Did the government manipulate public opinion to justify the increase in petrol prices on November 3?
Company insiders say that timely government intervention could have prevented state-owned oil marketing companies — Indian Oil, Hindustan Petroleum and Bharat Petroleum — from posting biggest-ever losses in the july-September quarter that added up to Rs 14,000 crore.
The timing seems choreographed. Had a letter of compensation — saying the government will release Rs 15,000 crore to oil companies as subsidy for selling diesel, cooking gas and kerosene cheap — reached the firms in time, the losses would have been capped.
But the letter from finance ministry came on November 11, two days after Indian Oil announced a Rs 7,485 crore loss. If the letter had been released on time, the company’s losses would have been insignificant.Had it been released 10 days earlier, it would have salvaged all three companies.
Technically, the Rs 1.80 a litre petrol price hike, on November 3 — the second in less than two months — has nothing to do with government support as petrol is a decontrolled commodity. But the delay showed up the companies as being in the red, and helped build public perception that since their financial health was not sound, they had no choice but hike prices.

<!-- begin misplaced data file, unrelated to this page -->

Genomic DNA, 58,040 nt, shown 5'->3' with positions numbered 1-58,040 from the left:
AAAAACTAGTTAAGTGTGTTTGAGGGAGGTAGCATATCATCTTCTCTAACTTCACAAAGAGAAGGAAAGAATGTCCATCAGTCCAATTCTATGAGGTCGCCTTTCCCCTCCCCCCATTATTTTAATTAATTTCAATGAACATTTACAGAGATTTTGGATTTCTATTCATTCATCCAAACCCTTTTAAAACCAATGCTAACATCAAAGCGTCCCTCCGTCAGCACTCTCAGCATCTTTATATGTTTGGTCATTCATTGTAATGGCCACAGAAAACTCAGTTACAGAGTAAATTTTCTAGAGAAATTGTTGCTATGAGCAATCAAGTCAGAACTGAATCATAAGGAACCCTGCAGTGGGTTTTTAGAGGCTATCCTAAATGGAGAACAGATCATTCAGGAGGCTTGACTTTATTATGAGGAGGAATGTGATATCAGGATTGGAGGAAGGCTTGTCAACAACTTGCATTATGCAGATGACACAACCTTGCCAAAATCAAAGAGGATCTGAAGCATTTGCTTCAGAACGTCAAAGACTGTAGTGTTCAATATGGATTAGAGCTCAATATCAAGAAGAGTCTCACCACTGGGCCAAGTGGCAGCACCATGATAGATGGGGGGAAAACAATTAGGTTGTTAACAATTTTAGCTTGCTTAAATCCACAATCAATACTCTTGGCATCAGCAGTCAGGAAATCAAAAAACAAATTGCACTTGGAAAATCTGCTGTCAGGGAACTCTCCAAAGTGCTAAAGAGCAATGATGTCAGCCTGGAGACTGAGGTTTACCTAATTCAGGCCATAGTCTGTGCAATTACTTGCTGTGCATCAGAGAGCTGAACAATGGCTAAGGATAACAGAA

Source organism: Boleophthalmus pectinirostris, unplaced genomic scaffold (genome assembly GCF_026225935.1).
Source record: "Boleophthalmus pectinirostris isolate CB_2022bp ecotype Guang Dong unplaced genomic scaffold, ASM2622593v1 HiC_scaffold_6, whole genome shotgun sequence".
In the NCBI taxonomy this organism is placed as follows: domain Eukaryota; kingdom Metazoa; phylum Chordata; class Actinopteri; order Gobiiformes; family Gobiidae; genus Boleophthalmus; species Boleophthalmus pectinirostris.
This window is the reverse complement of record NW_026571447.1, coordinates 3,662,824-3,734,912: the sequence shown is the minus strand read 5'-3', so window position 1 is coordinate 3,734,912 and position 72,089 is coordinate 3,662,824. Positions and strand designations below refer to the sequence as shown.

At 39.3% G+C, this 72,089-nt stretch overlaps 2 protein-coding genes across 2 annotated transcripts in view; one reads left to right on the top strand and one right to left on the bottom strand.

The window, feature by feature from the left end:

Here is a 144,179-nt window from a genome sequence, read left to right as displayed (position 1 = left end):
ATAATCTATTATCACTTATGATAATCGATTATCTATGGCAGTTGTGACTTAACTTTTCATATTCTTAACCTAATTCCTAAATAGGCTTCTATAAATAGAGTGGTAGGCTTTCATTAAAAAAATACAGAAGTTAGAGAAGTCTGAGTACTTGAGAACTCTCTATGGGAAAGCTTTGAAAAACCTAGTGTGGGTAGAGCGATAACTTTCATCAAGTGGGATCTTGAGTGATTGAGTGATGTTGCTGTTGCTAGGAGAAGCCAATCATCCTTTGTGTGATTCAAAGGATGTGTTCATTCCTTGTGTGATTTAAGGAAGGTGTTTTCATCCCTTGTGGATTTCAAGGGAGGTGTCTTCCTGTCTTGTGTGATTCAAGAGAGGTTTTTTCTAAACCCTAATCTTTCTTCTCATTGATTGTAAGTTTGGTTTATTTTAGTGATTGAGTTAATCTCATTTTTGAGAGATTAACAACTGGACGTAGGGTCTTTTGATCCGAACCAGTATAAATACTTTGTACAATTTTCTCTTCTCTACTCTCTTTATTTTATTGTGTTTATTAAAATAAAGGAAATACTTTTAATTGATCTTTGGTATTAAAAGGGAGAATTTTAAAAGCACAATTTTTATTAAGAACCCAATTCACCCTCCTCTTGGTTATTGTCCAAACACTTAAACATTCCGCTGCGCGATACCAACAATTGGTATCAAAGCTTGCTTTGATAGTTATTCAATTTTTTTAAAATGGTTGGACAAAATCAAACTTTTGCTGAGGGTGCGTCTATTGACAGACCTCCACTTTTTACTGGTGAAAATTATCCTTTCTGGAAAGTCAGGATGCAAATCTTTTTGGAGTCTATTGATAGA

“In any case, the finance ministry does not release cash immediately but issues a letter of subsidy as quarterly compensation to oil companies,” said a former oil company chief, seeking anonymity. “So why did the finance ministry not release the letter in time to prevent them from posting such losses?”
An oil company finance director was livid: “You should ask the finance ministry why they released it late.” The issue of timely release of subsidy by the finance ministry has been repeatedly taken up with the government, he said. “Subsidy should be provided as cash and not just a letter for accounting purposes. We are yet to receive the Rs 15,000 crore cash against a similar letter issued in the first quarter.”